City of Henderson / AP
Thursday, Jan. 23, 2014 | 6:40 p.m.
Onion, a family dog that tragically killed a 1 year-old boy in April 2012, has been released after nearly two years of legal wrangling between Henderson and animal rights advocates, according to the organization that sued the city, the Lexus Project.
“Litigation for Onion has been dismissed, and he has been relocated permanently to a rescue,” said Robin Mittasch, president and co-founder of the Lexus Project, which sued Henderson for custody of Onion and to find an alternative to euthanizing the animal.
“We are thrilled with the outcome,” Mittasch added.
Henderson spokesman Bud Cranor confirmed Thursday evening that Onion has been released to the Lexus Project and the organization agreed to drop its lawsuit.
“Essentially, if we went through this hearing, it would’ve required us to put the family on the stand and put the family through all of that again,” Cranor said. “When we contemplated that whole process, it just wasn’t something we wanted to subject them to.”
The agreement between the city and the Lexus Project releases the city from any future liability for the dog, and the city stipulated Onion must be taken out of state to a licensed dog rescue facility. Lexus Project also provided assurances that the dog will not be adopted or in an environment with children ever again. At the city's request, the Lexus Project is paying for a memorial for Jeremiah Eskew-Shahan that will be placed in a Henderson park.
Mittasch would not divulge the location of the rescue that took Onion in, and, out of respect to the family of the victim, they would not comment further on the matter.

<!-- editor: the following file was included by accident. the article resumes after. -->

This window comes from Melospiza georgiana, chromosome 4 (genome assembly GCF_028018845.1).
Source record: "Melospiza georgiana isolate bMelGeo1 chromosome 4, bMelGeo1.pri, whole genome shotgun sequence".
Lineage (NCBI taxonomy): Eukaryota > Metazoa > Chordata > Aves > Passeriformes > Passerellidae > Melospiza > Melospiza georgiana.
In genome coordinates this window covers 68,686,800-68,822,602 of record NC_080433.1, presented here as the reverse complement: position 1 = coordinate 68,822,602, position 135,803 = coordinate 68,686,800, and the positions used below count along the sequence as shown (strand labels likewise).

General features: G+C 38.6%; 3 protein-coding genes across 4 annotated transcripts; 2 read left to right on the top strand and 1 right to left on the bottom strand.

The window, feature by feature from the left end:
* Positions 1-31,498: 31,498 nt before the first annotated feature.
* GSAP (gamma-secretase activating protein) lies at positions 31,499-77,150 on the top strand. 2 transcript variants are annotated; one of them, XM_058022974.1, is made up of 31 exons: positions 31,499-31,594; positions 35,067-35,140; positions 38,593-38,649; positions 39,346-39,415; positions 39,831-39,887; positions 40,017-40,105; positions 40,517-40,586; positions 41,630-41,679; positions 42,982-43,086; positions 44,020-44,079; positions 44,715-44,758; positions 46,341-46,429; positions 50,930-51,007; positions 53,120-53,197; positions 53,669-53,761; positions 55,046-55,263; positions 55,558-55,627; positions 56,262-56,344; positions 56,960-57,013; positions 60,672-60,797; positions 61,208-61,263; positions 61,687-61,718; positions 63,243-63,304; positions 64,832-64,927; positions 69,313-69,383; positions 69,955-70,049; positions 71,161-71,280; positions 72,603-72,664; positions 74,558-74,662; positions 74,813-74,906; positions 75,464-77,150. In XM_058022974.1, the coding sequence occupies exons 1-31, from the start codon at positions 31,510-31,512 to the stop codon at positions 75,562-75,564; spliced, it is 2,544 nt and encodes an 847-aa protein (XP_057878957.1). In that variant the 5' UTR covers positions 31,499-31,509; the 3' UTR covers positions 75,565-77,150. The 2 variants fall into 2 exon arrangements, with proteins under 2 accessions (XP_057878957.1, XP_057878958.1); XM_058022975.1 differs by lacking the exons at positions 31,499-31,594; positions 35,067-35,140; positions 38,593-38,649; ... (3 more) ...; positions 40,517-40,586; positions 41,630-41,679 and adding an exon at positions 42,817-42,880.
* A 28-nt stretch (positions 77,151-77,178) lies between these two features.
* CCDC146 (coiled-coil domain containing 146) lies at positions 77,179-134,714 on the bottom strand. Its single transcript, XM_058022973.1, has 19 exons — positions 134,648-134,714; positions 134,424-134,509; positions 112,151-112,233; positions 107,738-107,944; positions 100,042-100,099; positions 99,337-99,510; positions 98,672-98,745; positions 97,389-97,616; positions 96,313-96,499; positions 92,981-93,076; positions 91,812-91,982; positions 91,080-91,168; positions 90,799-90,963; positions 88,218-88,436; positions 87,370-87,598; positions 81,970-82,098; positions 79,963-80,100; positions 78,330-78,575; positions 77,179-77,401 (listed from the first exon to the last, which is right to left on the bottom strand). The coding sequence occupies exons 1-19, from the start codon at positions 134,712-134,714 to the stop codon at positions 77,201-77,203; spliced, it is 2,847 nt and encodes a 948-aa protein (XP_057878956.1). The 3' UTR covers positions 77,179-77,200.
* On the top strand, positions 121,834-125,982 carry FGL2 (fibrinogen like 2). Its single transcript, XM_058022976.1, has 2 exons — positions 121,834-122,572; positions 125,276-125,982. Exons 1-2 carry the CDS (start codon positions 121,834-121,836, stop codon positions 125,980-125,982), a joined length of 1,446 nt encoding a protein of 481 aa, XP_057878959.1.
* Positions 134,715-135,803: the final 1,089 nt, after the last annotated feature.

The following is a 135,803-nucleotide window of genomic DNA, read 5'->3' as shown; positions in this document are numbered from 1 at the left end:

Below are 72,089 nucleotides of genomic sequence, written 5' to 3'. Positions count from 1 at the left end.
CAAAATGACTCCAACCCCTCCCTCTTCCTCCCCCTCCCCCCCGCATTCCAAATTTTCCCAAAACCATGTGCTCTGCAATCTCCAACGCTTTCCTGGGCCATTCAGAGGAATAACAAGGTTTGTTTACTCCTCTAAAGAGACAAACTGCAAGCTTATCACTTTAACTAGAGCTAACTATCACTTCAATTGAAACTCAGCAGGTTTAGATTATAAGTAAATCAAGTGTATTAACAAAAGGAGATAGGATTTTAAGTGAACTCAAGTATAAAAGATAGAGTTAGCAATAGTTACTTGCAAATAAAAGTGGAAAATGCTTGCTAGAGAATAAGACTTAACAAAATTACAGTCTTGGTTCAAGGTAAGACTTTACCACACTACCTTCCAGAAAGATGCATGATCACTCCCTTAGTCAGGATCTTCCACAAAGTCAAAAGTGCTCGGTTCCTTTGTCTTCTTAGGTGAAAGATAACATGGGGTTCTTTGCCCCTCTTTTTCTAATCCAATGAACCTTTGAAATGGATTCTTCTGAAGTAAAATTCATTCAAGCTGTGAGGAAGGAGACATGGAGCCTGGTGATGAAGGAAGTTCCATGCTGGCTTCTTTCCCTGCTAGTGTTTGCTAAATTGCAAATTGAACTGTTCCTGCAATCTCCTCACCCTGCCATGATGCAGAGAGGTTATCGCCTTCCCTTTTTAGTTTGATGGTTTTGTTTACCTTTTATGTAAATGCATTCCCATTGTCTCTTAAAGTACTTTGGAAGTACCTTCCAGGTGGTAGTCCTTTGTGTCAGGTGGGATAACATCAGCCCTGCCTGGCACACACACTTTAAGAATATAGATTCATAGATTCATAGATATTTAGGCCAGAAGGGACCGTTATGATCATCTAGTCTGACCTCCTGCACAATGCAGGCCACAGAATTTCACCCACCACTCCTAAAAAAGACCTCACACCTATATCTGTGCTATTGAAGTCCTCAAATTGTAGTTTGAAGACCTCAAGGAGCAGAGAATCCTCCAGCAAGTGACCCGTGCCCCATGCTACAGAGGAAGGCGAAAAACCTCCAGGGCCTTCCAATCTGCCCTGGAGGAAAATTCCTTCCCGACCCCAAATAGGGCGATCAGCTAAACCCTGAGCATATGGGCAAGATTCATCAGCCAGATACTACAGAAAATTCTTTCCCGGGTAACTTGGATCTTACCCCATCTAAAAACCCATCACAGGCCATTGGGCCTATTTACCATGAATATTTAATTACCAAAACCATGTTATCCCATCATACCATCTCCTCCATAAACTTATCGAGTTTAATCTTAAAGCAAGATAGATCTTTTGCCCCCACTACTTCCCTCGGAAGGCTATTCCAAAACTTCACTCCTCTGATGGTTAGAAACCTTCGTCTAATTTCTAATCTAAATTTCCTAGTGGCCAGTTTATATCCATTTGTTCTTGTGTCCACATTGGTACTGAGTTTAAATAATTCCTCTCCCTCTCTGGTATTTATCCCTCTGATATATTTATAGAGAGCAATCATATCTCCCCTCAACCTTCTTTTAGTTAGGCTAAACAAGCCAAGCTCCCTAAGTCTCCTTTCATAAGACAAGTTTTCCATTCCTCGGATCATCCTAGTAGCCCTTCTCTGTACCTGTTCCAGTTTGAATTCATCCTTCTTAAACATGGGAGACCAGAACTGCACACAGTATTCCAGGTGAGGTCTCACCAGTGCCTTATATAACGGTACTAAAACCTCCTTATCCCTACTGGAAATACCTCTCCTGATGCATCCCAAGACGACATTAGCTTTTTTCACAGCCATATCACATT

Onion, an 8-year-old, 120-pound mixed breed mastiff dog, belonged to Elizabeth Keller, who first acquired Onion as a therapy dog as she underwent treatment for lung cancer.
On April 27, 2012, Keller’s grandson, Jeremiah Eskew-Shahan, was celebrating his first birthday. At the end of a long and busy day, according to court documents, Onion was sleeping in a dark room in the house. Jeremiah, went over to Onion to say good night, but tripped and fell on the dog.
Onion grabbed the toddler by his head and shook him. It lasted for less than a minute, according to court records, but Eskew-Shahan died at the hospital that evening.
Henderson seized the dog and declared it vicious, scheduling Onion to be euthanized after a 10-day quarantine period. However, animal rights advocates enlisted the help of the Lexus Project, a New York-based organization that finds legal help for animals that face being put down.
The Lexus Project sued, arguing that the city obtained custody of Onion when Keller was under duress, on the night of the tragic death of her grandchild, and therefore were not the legal owners. The city argued that Keller knowingly signed over her dog and accepted the “vicious” designation.
Keller eventually testified in an affidavit filed in the court case that Onion had never shown signs of aggression before, and she did not understand what was happening when the Henderson animal control officer gave her the paperwork to sign.
In December, the Nevada Supreme Court granted an appeal of the Lexus Project, confirming that the Clark County District Court should have held an evidentiary hearing on who owns Onion. The case was set to go back to district court in the coming months.
During the 20 months that the court battle played out, Henderson Animal Control held Onion. Community animal rights advocates protested that the dog was languishing with little human contact or ability to move around while the court battle played out.
“It’s been a very emotional year and a half,” said Gina Greisen, president of Nevada Voters for Animals and one of the people who fought for better care for Onion.
“I’m glad that the city and Lexus Project could work something out. I hope the community learned something from this, and I hope going forward we can make changes and people will be more aware that pets are part of the family but also animals with animal instincts,” Greisen said. “I also hope we take a hard look at the laws and how we go about the process of determining a vicious dog, and we insure that it’s fair and equitable.”